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What is creativity and how can we measure it?
Creativity is hard to define and it’s also hard to pinpoint when someone is being creative or not. In our meeting we said that everyone can be creative and potentially has a talent they excel at which doesn’t have to be within the typical art, music and writing realms. We discussed an article in The Conversation which cited a paper that measured creativity in terms of how many innovative uses people could come up with for common objects. It was found that autistic people came up with suggestions with more originality. But should creativity be measured in this single-shot way? Creativity often happens over time and isn’t restricted by a time scale, which we said was a limitation of this study. Who decides what is original and what is creative? Following this idea is the subjectiveness of art: some like certain art more than others. This is of course a much debated question. This highlights that creativity can be presented in diverse ways. We felt that creativity could be expressed in forms of thinking, creating patterns such as lining things up, doing maths equations and building/creating online, for example through tools such as Minecraft. We said that being creative isn’t always about producing a material object but can be the ability to see things in a different way and to ‘think outside the box’.
Creativity in autism is different but amazing/important
We started our conversation talking about how creativity in autism needs to be looked at in a different way. Instead of measuring creativity from neurotypical views, we could be more open about what can be creative. Autistic people might be less constrained by societal norms when creating. Autistic people can provide novel perspectives that some neurotypical people would not reach. The article mentioned a remarkable artist, Stephen Wiltshire, who has a diagnosis of autism. His artworks are incredibly detailed city landscapes which he draws from his own memory after looking at the landscape only briefly. The artwork features traits common in autism, such as attention to detail and incredibly accurate memory. Some people noted that that we shouldn’t categorise an autistic person’s art as ‘autistic art’ but rather just as ‘art’. It is still art whether or not someone has these “stereotypically autistic traits”.
We moved on to discuss how autistic people may be creative in ways many neurotypical people wouldn’t think of. For example, one member mentioned an autistic child who uses different movements and sounds in creative ways to give themselves a new sensory experience. Another mentioned some autistic students who wrote a song without aspects of ‘normal’ music such as having a chorus or a genre. This highlights the idea that autistic people don’t feel the need to conform to expectations and the constraints of what ‘should’ be in a song, which is part of creativity. Looking more broadly beyond the neurotypical, Carousel radio is a podcast featuring songs, poems and stories by artists with a learning disability, supporting development of this group’s potential in the arts.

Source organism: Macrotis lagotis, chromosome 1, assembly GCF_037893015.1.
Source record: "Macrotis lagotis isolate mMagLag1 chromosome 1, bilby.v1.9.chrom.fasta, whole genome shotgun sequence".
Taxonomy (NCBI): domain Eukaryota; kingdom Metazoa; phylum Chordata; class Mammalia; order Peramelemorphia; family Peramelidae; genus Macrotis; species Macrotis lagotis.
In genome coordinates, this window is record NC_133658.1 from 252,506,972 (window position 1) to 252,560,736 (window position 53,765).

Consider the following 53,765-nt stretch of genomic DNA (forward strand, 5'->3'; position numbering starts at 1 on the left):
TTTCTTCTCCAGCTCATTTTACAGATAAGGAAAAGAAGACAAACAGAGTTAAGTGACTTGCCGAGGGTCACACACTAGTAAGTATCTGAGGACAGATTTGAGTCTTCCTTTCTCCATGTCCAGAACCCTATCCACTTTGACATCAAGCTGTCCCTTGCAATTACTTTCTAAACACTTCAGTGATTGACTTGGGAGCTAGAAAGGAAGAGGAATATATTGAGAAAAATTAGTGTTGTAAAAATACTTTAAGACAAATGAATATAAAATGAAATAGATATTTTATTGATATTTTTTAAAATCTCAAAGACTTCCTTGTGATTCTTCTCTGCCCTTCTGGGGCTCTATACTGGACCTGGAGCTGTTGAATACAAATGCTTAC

Schools have an important role
We moved on more specifically to talk about creativity in education and how schools could encourage creativity. The National Curriculum has specific focuses, such as STEM (Science, Technology, Engineering, Maths) which certainly are creative but not for every child. We thought it was important to allow children the time and space to develop interest in other creative subject too such as drama, art, music, dance. Especially in secondary schools, constraints in the curriculum can restrict children into finding out their creative interests and developing them. We spoke about the importance of drama for autistic children where they can play out social situations in a safe space. Drama can be especially valuable for autistic children in terms of developing their social understanding. An exciting project at the University of Kent is looking at drama and autism in teenage girls, linked here.
For some autistic children having a special interest and engaging in it regularly can be good for their emotional regulation. This is sometimes called a ‘safe subject’. Including this special interest may be beneficial for their learning: for example, one teacher used an autistic child’s interest in trains by incorporating the periodic table into a train timetable. We wondered if our readers can recall any similar techniques being used?